Materials Synthetic Biology
Our inspiration is the ability of organisms and the materials they are made of to adapt to dynamic environmental conditions. Plants adapt growth to light conditions; bacteria develop resistance against antibiotics or bones get stronger when exercised. The basis for this ability to adapt is a fascinating information processing machinery of the organisms: Environmental conditions are captured by molecular sensors, then the signals are processed and integrated with genetic programs to finally yield a targeted response.
In our research, we engineer nature’s molecular sensing, processing, and actuation machinery in order to precisely control the function and properties of cells and materials. We apply these newly developed technologies in different fields of fundamental and applied research.
- We engineered a hydrogel based on a bacteria-derived photoreceptor which allows the light-responsive, fully reversibly tuning of its mechanical properties. We applied this hydrogel as extracellular matrix to analyze the impact of dynamic mechanical environments on transcriptome-wide responses in mesenchymal stem cells or on the migration of T-lymphocytes.
See Hörner et al. Advanced Materials 2019
- We integrated synthetic biological switches with polymer materials into a circuit inspired by an electronic counter. The resulting material system was able to count the number of input light pulses and to release different output as a function of the number of light pulses detected. We applied this system to sequentially release different biocatalysts to drive a two-step biochemical reaction.
See Beyer et al., Advanced Materials 2018
- We developed chemically responsive hydrogels and wired them in positive feedback and feedforward topologies where the output of one gel served as input for the others. Guided by a mathematical model, we configured the materials system to serve as signal amplifier for the sensitive detection of antibiotics, enzymes, or toxins.
See Wagner et al., Materials Today 2019 and Wagner et al., Advanced Science 2018
- We developed PenTag, a protein tag for the spontaneous, covalent coupling of proteins to ampicillin-functionalized molecules such as dyes, polymers, or solid supports. Based on this strategy, we engineered and assembled material modules to function as encoder for processing different combinations of biochemical input stimuli.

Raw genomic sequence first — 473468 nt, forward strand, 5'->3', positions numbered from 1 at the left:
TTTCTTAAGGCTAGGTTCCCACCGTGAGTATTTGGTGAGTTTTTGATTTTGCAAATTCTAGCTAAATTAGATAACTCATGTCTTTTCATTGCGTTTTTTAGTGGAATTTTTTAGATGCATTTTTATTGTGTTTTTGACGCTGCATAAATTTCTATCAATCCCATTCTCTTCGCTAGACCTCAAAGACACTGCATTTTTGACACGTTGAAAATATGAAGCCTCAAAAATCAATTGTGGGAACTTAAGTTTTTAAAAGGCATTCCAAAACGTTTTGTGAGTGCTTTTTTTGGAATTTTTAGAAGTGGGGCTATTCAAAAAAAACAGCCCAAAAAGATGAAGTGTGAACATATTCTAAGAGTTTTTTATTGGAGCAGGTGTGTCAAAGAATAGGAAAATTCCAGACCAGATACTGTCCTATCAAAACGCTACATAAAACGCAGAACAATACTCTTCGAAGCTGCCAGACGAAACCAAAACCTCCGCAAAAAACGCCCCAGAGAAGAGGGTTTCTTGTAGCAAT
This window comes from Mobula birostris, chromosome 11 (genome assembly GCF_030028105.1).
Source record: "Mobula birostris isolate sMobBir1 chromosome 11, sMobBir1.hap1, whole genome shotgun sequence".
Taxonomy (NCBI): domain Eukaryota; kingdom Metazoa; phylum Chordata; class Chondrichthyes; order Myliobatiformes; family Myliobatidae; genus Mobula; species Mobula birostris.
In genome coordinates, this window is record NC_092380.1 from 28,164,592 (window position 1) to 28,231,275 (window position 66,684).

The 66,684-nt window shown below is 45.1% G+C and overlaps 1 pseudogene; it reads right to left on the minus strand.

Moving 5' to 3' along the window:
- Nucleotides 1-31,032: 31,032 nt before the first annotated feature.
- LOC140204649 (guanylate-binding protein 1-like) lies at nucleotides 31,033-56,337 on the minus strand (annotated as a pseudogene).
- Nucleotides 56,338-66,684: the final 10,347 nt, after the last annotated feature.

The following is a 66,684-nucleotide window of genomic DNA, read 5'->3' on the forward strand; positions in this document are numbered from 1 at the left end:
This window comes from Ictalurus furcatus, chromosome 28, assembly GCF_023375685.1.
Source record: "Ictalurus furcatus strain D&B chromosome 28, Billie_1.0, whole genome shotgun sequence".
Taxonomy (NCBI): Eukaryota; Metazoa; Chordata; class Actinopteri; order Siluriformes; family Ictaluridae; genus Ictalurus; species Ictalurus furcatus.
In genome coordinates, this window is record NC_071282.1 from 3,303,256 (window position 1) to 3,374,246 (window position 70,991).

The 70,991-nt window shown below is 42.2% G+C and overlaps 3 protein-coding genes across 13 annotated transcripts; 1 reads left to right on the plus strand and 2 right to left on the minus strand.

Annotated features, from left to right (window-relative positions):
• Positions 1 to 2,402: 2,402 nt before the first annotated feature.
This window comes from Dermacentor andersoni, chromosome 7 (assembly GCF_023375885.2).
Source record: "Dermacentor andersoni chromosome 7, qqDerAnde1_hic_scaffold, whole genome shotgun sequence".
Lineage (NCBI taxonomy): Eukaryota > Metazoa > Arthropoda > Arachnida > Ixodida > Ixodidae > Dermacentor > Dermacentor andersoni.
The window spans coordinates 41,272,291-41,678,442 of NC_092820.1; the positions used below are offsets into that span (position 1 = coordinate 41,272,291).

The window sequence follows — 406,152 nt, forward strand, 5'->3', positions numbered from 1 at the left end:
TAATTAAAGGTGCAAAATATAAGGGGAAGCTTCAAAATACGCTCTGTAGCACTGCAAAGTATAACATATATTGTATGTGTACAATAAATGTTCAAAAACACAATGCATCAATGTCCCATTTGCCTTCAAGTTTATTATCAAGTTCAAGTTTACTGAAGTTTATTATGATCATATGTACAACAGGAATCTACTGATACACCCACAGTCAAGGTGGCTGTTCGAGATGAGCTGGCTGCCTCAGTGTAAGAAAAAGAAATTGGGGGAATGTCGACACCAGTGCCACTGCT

See Mohsenin et al., BioRxiv 2023
- Orthogonal control of the expression of three genes within a mammalian cell in response to light of three different colors.
See Müller et al., Nucleic Acids Research 2013
- Light-inducible formation of liquid transcription factor condensates in mammalian cells and mice. These “transcription factor droplets” were shown to be several-fold more active in inducing transgene expression compared to normal transcription factors.
See Schneider et al., Science Advances 2021
- Light-guided adeno-associated viral (AAV) vectors. We engineered a light-responsive tropism into AAVs which allows us to selectively transfer genetic information into single cells or to transduce different cells within one culture with different transgenes.
See Hörner et al., Science Advances 2021
We develop and apply stimulus-responsive and information-processing biohybrid polymer materials. To this aim, we functionally couple synthetic biological molecular sensors and switches to polymer materials. By wiring these switches according to topologies inspired by electronic circuits, we engineer materials that perform fundamental computational operations. Examples of our work include:
We develop and apply molecular optogenetic tools to control cell fate and function with unprecedented spatial and temporal precision in a dose-dependent and highly specific manner. To this aim, we engineer plant- and bacteria-derived photoreceptors and functionally couple them to proteins involved in cell signaling and gene expression. Examples of our work include:
Our group is running www.optobase.org, the most comprehensive database on molecular optogenetics. Have a look and discover the amazing opportunities in controlling biology with light!
We integrate natural and engineered molecular sensors for drugs, metabolites or nucleic acids into suitable readout formats for the fast and sensitive quantification of such substances. Together with collaboration partners, we develop biosensor systems for different application fields: